Archive for the ‘Museums’ Category

Stolen Van Gogh “proof of life” pics circulate

Monday, June 29th, 2020

A “proof of life” picture of the Van Gogh painting stolen from a museum in March has emerged. The photograph shows the painting topped by a May 30th issue of the international edition of the New York Times on one side and a book on the other. The book is Meesterdief by Wilson Boldewijn, a biography of one of the art thieves who stole two paintings from the Van Gogh Museum in Amsterdam in 2002. A second photograph shows the label on the back of the painting.

(The choice of book is obviously pointed, the art crime version of a weird flex. One of the two paintings stolen in 2002 was Congregation Leaving the Reformed Church in Nuenen, a different scene of the same church where Van Gogh’s father was minister. Both paintings were found outside of Naples in 2016 after having been passed around as currency in a Camorra organized crime network for years.)

The Parsonage Garden at Nuenen in the Spring (1884) was stolen from the Singer Laren Museum outside Amsterdam in the early hours of Monday, March 30th, what would have been Van Gogh’s 167th birthday. The smash-and-grab raid targeted the painting which was on loan from the Groninger Museum. The thieves broke in through the glass door, took the painting and fled before the police could arrive.

These are almost certainly photographs of the authentic work. The image of the label on the back of the painting is particularly telling because as far as Andreas Blühm, Director of the Groninger Museum, knows, no photograph of the label has ever been published before.

The images were received by Arthur Brand, a private eye who specializes in retrieving lost art works. He is not naming his source, but he has extensive knowledge of and connections to the art crime underworld. He has seen more than these two pictures of the stolen painting, so it seems that the thieves are circulating these snapshots to find a buyer.

“In some cases when art is stolen, the thieves get nervous, they can’t get rid of it or they think the police is on their tail so they destroy it,” [Brand] told The Associated Press in a telephone interview. “So these pictures show that we are dealing with professionals. So the painting is still alive, I wanted to say.”

Brand said he had shared the photos with police investigating the theft.

Police spokeswoman Laetitia Griffioen said the photos “are part of the investigation.” She declined further comment.

Professionals though they may be, they are not handling their cash cow with anything like appropriate care. From the photo, it looks like the painting is on a garbage bag and the newspaper and book are casually plopped on top of its unprotected surface. There is also a white mark in the bottom center just below the fence posts. It could be a scratch because the original painting was done on paper and later mounted on board.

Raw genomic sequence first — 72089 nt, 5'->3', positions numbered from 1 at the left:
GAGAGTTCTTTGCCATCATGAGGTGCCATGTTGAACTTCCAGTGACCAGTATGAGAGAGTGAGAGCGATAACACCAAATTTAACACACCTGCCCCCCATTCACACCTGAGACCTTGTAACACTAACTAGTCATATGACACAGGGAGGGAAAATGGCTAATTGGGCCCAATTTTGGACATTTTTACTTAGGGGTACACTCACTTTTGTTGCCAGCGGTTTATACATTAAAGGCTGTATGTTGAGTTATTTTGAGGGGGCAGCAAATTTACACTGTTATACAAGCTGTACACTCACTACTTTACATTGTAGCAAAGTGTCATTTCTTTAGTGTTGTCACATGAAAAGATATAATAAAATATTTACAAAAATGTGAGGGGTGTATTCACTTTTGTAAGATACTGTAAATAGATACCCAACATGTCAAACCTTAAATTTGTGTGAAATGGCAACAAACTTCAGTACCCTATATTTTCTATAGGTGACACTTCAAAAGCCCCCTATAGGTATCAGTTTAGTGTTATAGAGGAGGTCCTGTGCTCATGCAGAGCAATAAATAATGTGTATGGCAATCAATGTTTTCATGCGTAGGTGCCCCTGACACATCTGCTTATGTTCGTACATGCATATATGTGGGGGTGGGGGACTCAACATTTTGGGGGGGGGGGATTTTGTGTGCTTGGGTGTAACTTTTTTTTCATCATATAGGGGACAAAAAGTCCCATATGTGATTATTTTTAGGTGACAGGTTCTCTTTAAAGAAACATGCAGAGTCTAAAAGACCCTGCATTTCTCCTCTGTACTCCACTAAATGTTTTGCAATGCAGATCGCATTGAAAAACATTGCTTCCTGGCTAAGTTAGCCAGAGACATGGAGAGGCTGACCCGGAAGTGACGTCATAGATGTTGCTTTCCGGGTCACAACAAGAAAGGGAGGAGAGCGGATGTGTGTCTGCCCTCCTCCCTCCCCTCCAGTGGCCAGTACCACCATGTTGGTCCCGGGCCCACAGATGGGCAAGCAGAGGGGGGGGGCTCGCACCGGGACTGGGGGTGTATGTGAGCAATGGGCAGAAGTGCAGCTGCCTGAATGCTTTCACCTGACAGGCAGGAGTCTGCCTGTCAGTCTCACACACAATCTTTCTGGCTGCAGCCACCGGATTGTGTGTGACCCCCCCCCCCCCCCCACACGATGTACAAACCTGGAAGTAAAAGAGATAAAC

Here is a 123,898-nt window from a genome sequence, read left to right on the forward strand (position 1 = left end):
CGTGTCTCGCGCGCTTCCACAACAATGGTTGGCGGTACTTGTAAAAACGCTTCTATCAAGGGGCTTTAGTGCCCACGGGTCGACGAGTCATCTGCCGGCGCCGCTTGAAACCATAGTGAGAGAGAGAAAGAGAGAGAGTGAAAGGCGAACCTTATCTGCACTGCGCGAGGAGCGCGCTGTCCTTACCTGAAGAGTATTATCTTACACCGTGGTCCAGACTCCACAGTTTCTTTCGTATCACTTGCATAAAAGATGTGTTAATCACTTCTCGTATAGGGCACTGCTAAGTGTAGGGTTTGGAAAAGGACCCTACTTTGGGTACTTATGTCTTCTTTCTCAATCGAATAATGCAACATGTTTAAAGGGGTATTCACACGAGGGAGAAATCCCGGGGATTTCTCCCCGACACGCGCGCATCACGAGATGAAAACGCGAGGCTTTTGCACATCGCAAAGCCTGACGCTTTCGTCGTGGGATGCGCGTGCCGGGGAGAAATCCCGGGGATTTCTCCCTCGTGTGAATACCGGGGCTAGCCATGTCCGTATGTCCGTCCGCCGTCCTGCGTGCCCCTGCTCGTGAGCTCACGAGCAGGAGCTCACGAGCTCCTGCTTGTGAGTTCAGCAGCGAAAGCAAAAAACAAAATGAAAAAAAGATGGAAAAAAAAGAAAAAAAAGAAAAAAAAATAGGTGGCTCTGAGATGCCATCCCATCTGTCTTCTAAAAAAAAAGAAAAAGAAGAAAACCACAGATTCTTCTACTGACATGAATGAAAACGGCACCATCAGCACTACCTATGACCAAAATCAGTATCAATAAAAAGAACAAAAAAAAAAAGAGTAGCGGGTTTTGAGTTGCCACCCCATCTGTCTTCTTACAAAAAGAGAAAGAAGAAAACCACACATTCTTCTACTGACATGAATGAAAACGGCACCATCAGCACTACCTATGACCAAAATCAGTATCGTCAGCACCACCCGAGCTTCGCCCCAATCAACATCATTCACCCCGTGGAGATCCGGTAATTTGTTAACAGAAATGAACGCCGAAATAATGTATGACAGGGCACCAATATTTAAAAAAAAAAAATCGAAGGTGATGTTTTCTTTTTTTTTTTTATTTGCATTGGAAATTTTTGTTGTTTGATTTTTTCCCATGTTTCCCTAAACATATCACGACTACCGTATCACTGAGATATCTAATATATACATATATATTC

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Stockholm museum will return stolen 16th-century painting to Poland

Wednesday, June 24th, 2020

After an appeal from the Polish Ministry of Culture and National Heritage in Warsaw and a thorough investigation, the Nationalmuseum in Stockholm has formally recommended the repatriation of 16th century painting to Poland.

The Lamentation of Christ by the School of Lucas Cranach the Elder (ca. 1538) is believed to have originally belonged to the 12th century Lubiąż Abbey, about 35 miles northwest of Wrocław, the largest Cistercian abbey in the world. Lubiąż was part of the Holy Roman Empire when the painting was made, and part of Germany from 1871 until the end of World War II after which it became part of Poland along with most of Silesia. In 1880, the painting was acquired by what was then the Schlesische Museum der Bildenden Künste in Breslau (modern-day Wrocław), predecessor to the present-day Muzeum Narodowe we Wrocławiu. It was lost after the war.

The painting was purchased for Nationalmuseum’s collections at auction in Mariefred in 1970, for SEK 4,000.It was sold by the estate of Sigfrid Häggberg. At this date, prior to the fall of the Berlin Wall, there was no suspicion that the painting could have been stolen; there were no illustrations of it in the available literature about Cranach, nor had the lists of evacuated objects ever been made public. The provenance information in Nationalmuseum’s inventory states that the painting belonged to Director Häggberg in Mariefred and was previously in Polish ownership.

Nationalmuseum and experts from Poland have now conducted a detailed review of the painting’s history and discovered information that was not previously available. The painting was on a list drawn up in November 1945, with objects that were evacuated from the former Schlesische Museum der Bildenden Künste in Breslau (Wroclaw) and transferred for storage in Kamenz (now Kamieniec Ząbkowick) in Poland. When Soviet troops left the occupied area at the end of February 1946, hundreds of paintings on the list were missing, including this one. Following the painting’s fate more closely is not possible until it appears in Mariefred, Sweden, where it belonged to the Warsaw-Swede Sigfrid Häggberg. During World War II, he was director of L M Ericsson’s two Polish subsidiaries. In 1942 he was arrested by the Gestapo and sentenced to death, along with three other Swedes, after being accused of helping the Polish resistance movement. Among other things, he had smuggled out documents revealing the Nazi atrocities aimed at both the Jewish and Polish peoples. His punishment was commuted to a life sentence and, after a special plea from King Gustaf V, Häggberg was released in 1944. After the war he returned to Poland to restart work at L M Ericsson. According to Häggberg’s family, he did not buy the painting but was taking care of it for an individual who had given it to him for safekeeping. This person then never returned.